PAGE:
ITIL Hands on Deck

By Rob Garretson  |  Posted 02-07-2007 Print Email

ITIL Hands on Deck

When J&J turned to ITIL six years ago, the company was already five years into its sweeping overhaul of technology operations that centralized infrastructure services under the newly created NCS. Then-CIO JoAnn Heffernan Heisen set out to rein in IT costs by $50 million per year by 2003. More important, she wanted to trim the percentage of spending on basic infrastructure to free up funding for applications that would drive J&J's business, such as those that could accelerate the pace of pharmaceuticals research.

By the end of 2001, Shea's infant NCS division had succeeded in annexing half the infrastructure supporting J&J's globally far-flung, loose-knit collection of operating companies. Yet with the other half of IT services still under control of local operating companies, and with lingering cultural resistance to centralization, Shea needed more weapons in his arsenal.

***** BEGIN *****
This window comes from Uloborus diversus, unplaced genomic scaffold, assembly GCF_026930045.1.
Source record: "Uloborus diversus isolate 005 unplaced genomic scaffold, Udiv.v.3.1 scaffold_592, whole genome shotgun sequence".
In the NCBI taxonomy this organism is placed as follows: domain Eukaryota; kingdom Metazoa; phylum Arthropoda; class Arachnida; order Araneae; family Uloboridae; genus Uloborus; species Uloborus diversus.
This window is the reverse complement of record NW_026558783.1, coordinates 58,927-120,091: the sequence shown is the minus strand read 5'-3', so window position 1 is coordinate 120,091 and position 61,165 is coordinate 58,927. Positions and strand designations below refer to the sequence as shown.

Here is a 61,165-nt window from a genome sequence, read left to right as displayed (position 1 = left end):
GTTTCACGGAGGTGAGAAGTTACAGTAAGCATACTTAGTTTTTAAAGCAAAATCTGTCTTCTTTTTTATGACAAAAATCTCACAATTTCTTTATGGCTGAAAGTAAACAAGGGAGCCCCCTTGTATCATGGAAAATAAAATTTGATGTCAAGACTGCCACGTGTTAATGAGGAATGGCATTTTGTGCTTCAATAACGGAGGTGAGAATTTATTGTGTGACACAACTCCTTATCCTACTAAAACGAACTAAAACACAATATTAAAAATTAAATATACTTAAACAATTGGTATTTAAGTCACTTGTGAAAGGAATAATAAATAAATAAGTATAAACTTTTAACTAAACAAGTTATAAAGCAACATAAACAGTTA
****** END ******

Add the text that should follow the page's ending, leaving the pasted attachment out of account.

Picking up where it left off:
Enter Sylvia Weaver, who joined the newly created NCS in 2000 from J&J's Independence Technology subsidiary, where she designed the business model for the sale and delivery of the IBOT, a gyro-balanced motorized wheelchair similar to the over-hyped Segway scooter (but available only by prescription to people with mobility impairments). The challenge Weaver faced at NCS was not only how to wring costs out of J&J's IT spending through the efficiency of centralizing, but also how to win the hearts and minds of CIOs at the operating companies, as well as thousands of employees annexed in the creation of NCS. The division had to deliver services better and more cheaply, all while improving the working environment for hundreds of IT support personnel who now had new bosses.

Shea and his leadership team—which, in addition to Weaver, included regional vice presidents in charge of the company's four key geographies: North America; Europe; Africa and the Middle East; and Asia-Pacific—met in early 2001 to hash out a number of process improvement initiatives aimed at increasing efficiencies, driving down costs and improving customer satisfaction.

ITIL isn't the only process improvement methodology J&J adopted in that meeting five years ago. Also coalesced under the J&J rubric, Process Excellence, were the trendy Six Sigma and Lean Manufacturing disciplines for eliminating waste in business processes. Yet ITIL is specific to IT service management, and as such remains central to the massive and ongoing overhaul of J&J's IT operations.



 

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